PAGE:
Unvaccinated Special Branch police officers have been moved from President Paula-Mae Weekes and Prime Minister Dr Keith Rowley’s security details.
Commissioner of Police Gary Griffith on Saturday confirmed that the officers attached to the Office of the Prime Minister and Office of the President had to be moved because they refused to take the COVID-19 vaccine.
In a brief exchange with Guardian Media, Griffith said the head of the Special Branch, weighing health concerns raised by the President and Prime Minister, “acted appropriately” and directed that all officers assigned to both offices had to be fully vaccinated.
“Those who refused to be vaccinated were transferred and replaced by those who agreed to be vaccinated. These officers are in direct contact with these two officeholders daily, inclusive of the official vehicles, so it was the obvious thing to do,” Griffith said.
Griffith did not divulge how many officers had to be swapped and how many had refused to take the vaccine. The officers who refuse to take the vaccine were “simply transferred to another post,” he added.
When asked if unvaccinated officers are moved to duties that do not involve interaction with the general public, Griffith did not respond.
The issue of unvaccinated security for the two highest offices in the land came up last week when it was reported that President Weekes said that she did not want unvaccinated staff around her or her 92-year-old mother.
Both women were vaccinated on April 6 and June 7 respectively.
On Thursday, the President’s communications adviser Cheryl Lala told Guardian Media, “Those people who aren’t vaccinated and who don’t want to be vaccinated…were asked to be rotated back to whatever job they used to do before they came to the Office of the President.”
Prime Minister Rowley also made it clear at last Thursday’s post-Cabinet media conference in Tobago that he had also taken the decision not to have unvaccinated officers in his security detail.
“I too had taken a decision because I am in the group of people who are particularly exposed to the virus so I will do everything possible to reduce or minimise my exposure to get the virus. I did that but unfortunately, I was infected,” he said.
Rowley tested positive for COVID-19 on April 6, 2021, the day he was due to get his first shot of the vaccine. He got his first dose of the Sinopharm vaccine on July 21, 2021.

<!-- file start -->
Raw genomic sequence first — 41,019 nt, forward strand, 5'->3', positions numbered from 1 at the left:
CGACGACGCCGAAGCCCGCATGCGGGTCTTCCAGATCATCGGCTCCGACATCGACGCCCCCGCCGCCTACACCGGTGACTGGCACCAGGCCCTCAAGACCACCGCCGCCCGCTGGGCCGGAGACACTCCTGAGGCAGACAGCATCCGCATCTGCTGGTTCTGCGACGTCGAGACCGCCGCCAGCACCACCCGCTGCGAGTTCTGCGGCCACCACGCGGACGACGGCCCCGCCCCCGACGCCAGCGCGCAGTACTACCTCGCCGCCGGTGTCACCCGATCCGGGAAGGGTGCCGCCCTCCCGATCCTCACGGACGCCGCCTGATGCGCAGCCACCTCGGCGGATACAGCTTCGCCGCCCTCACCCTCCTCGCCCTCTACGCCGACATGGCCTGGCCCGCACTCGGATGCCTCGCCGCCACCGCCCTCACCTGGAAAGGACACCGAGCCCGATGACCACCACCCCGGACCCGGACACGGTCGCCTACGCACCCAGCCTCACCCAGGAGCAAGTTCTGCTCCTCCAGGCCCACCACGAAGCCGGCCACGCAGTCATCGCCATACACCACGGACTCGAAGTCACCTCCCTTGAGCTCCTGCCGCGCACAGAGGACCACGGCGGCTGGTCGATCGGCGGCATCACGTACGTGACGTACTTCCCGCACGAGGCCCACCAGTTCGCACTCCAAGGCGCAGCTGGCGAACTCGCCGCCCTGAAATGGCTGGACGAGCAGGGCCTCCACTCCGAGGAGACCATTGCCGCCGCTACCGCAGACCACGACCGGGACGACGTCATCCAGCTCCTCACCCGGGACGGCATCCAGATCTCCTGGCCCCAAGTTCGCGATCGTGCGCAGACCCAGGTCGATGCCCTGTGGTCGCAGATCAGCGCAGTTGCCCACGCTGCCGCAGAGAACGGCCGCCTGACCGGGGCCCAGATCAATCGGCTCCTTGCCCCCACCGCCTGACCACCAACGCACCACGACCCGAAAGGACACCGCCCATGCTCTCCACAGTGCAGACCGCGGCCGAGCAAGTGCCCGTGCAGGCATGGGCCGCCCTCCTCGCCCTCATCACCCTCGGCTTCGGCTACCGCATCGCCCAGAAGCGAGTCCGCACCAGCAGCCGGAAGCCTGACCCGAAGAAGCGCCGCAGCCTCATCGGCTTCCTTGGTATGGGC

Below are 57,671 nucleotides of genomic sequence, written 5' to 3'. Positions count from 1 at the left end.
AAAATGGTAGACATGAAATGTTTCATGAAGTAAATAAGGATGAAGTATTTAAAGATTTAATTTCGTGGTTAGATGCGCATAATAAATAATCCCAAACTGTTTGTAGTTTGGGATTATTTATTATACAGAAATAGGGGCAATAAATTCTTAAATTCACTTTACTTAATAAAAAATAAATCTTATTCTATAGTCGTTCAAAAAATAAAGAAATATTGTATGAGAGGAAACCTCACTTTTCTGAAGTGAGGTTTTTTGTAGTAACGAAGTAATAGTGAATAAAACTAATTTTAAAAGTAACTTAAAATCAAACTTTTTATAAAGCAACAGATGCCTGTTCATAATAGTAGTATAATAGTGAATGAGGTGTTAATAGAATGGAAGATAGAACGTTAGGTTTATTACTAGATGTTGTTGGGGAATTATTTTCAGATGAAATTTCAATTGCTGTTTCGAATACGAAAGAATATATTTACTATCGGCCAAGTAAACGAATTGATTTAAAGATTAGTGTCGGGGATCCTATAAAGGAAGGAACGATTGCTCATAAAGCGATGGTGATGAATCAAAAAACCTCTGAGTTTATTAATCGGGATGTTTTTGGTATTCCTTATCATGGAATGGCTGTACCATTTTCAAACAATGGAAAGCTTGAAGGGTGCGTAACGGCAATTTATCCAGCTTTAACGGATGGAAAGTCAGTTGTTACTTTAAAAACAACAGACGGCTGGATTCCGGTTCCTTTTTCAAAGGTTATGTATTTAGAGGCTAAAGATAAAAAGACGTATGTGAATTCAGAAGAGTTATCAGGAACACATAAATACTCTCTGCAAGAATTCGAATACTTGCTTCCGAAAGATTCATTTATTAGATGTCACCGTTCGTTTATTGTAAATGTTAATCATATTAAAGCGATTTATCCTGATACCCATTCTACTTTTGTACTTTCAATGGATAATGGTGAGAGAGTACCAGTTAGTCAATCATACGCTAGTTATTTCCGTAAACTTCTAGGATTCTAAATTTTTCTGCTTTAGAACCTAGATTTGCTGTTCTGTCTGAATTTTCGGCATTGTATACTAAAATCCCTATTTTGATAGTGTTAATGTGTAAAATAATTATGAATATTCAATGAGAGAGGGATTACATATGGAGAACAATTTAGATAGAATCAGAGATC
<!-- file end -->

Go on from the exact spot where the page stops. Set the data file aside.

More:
The Prime Minister also registered his disappointment with teachers who refused to be vaccinated during her post-Cabinet briefing. He said many teachers remain unvaccinated despite the Government’s mass vaccination programme earlier this month that was focused specifically on those who had to administer the Secondary Entrance Assessment (SEA) and Caribbean Examination Council (CXC) exams. Some 4,000 vaccines were allocated for all teachers and exam invigilators in that exercise.
Last week, the Ministry of Education also launched its mass vaccination drive seeking to facilitate all teaching and non-teaching staff. It was announced then that another 5,000 vaccines were set aside for teachers.
Last Thursday, Rowley said the slow rate of vaccination among teachers was a source of concern, as the Government was working to return the nation’s children to in-person classes when the new school year resumes in September.
Within the food industry, there was also some hesitation and a Tobago restauranteur lamented that a large number of workers did not want to be vaccinated. Fast food giant, KFC also had to use incentives to get its staff vaccinated.
The issue of vaccine hesitancy become a major topic of discussion after the Prime Minister hinted two weeks ago that if a more dangerous variant threatened the population, the Government could take steps to make vaccines mandatory.